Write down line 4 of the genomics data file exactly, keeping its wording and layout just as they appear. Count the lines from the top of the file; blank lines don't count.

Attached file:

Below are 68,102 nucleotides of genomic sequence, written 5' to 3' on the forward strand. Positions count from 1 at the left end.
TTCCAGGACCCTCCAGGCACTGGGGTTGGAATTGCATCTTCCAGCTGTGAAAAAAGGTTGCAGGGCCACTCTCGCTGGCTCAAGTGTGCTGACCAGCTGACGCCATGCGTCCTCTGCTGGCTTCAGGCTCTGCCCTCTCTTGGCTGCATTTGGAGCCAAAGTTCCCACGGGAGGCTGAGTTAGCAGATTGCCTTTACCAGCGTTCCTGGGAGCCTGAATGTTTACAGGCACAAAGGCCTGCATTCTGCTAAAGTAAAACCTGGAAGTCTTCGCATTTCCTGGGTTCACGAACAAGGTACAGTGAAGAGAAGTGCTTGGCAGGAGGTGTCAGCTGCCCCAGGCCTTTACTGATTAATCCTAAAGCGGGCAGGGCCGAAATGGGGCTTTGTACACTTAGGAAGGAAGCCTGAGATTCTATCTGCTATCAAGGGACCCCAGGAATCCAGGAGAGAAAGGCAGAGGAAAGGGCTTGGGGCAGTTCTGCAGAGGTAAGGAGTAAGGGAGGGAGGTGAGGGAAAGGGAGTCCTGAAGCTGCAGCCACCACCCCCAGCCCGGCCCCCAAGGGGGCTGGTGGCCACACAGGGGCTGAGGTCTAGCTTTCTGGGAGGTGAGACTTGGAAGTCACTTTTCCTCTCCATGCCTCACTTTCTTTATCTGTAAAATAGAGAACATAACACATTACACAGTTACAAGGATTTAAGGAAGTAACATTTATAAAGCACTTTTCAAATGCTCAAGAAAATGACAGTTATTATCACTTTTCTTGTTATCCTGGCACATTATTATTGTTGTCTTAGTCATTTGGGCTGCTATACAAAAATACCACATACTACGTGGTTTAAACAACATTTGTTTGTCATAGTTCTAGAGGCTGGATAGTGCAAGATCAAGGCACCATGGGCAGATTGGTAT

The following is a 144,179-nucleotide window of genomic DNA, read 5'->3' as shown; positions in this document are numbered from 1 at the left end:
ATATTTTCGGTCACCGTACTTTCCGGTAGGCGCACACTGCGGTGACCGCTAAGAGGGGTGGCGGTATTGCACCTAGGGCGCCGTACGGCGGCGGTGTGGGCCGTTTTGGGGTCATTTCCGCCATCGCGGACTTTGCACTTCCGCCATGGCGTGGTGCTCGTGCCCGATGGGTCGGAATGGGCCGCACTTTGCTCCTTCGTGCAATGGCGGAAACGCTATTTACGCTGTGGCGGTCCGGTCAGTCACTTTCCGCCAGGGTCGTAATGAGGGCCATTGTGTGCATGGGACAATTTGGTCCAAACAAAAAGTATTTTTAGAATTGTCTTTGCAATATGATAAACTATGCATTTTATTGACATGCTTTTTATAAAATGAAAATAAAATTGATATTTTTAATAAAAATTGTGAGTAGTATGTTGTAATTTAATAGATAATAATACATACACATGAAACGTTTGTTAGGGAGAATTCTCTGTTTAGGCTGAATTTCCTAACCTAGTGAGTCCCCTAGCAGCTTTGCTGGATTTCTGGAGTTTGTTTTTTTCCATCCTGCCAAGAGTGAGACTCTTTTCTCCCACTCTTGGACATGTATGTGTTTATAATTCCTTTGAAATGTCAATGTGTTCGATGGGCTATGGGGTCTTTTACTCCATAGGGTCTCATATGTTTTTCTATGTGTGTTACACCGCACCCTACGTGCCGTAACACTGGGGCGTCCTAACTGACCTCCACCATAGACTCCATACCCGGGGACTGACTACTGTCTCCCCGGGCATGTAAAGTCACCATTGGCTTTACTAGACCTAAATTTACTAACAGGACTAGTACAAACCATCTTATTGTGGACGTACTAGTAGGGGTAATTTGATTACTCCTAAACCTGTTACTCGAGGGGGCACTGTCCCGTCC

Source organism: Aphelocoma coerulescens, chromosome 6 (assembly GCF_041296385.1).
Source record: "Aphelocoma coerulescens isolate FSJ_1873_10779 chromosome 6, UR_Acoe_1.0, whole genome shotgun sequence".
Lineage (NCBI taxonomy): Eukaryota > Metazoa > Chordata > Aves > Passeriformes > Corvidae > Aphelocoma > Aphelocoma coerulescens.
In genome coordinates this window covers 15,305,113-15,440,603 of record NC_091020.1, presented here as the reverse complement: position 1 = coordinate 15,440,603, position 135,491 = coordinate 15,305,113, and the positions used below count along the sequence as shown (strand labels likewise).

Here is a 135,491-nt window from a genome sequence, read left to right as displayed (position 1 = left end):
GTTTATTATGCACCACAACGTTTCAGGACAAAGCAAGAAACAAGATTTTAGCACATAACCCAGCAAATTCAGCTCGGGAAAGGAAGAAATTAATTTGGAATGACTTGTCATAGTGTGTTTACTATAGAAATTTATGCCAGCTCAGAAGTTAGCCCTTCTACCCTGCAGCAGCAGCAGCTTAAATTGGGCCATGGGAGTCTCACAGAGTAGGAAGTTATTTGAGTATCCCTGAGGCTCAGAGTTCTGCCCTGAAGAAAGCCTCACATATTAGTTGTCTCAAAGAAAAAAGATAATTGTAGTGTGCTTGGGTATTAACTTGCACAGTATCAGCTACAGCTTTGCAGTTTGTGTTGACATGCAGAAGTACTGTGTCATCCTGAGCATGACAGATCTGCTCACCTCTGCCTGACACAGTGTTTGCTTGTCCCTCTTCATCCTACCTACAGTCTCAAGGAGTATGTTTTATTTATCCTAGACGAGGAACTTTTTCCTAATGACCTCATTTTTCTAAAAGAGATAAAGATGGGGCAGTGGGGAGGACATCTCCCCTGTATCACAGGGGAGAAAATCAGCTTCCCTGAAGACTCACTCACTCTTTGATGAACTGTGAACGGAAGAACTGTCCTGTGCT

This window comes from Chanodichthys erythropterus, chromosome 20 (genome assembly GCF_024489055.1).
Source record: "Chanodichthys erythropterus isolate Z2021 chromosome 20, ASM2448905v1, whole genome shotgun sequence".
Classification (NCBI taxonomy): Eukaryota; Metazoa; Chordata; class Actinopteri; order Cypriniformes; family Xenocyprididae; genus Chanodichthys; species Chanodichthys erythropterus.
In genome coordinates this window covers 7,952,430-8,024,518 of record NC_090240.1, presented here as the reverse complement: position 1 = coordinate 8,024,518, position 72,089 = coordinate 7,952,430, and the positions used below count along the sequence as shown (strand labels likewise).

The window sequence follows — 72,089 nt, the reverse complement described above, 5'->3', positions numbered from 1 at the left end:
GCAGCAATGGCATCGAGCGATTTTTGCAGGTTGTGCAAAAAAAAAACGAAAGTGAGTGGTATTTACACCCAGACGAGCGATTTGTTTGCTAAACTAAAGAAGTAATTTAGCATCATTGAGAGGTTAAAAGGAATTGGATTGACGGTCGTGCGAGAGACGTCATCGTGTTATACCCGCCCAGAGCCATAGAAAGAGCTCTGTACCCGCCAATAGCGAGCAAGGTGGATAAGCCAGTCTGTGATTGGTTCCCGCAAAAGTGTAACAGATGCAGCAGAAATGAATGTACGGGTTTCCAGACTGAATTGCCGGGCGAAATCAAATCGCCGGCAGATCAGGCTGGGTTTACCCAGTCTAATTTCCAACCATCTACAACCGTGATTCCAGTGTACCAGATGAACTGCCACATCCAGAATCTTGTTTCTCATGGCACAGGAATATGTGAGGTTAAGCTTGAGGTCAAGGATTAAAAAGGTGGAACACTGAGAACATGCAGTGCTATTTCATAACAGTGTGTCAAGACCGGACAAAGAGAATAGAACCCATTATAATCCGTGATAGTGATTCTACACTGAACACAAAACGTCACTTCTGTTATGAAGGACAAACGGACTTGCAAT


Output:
ATATTTTCGGTCACCGTACTTTCCGGTAGGCGCACACTGCGGTGACCGCTAAGAGGGGTGGCGGTATTGCACCTAGGGCGCCGTACGGCGGCGGTGTGGGCCGTTTTGGGGTCATTTCCGCCATCGCGGACTTTGCACTTCCGCCATGGCGTGGTGCTCGTGCCCGATGGGTCGGAATGGGCCGCACTTTGCTCCTTCGTGCAATGGCGGAAACGCTATTTACGCTGTGGCGGTCCGGTCAGTCACTTTCCGCCAGGGTCGTAATGAGGGCCATTGTGTGCATGGGACAATTTGGTCCAAACAAAAAGTATTTTTAGAATTGTCTTTGCAATATGATAAACTATGCATTTTATTGACATGCTTTTTATAAAATGAAAATAAAATTGATATTTTTAATAAAAATTGTGAGTAGTATGTTGTAATTTAATAGATAATAATACATACACATGAAACGTTTGTTAGGGAGAATTCTCTGTTTAGGCTGAATTTCCTAACCTAGTGAGTCCCCTAGCAGCTTTGCTGGATTTCTGGAGTTTGTTTTTTTCCATCCTGCCAAGAGTGAGACTCTTTTCTCCCACTCTTGGACATGTATGTGTTTATAATTCCTTTGAAATGTCAATGTGTTCGATGGGCTATGGGGTCTTTTACTCCATAGGGTCTCATATGTTTTTCTATGTGTGTTACACCGCACCCTACGTGCCGTAACACTGGGGCGTCCTAACTGACCTCCACCATAGACTCCATACCCGGGGACTGACTACTGTCTCCCCGGGCATGTAAAGTCACCATTGGCTTTACTAGACCTAAATTTACTAACAGGACTAGTACAAACCATCTTATTGTGGACGTACTAGTAGGGGTAATTTGATTACTCCTAAACCTGTTACTCGAGGGGGCACTGTCCCGTCC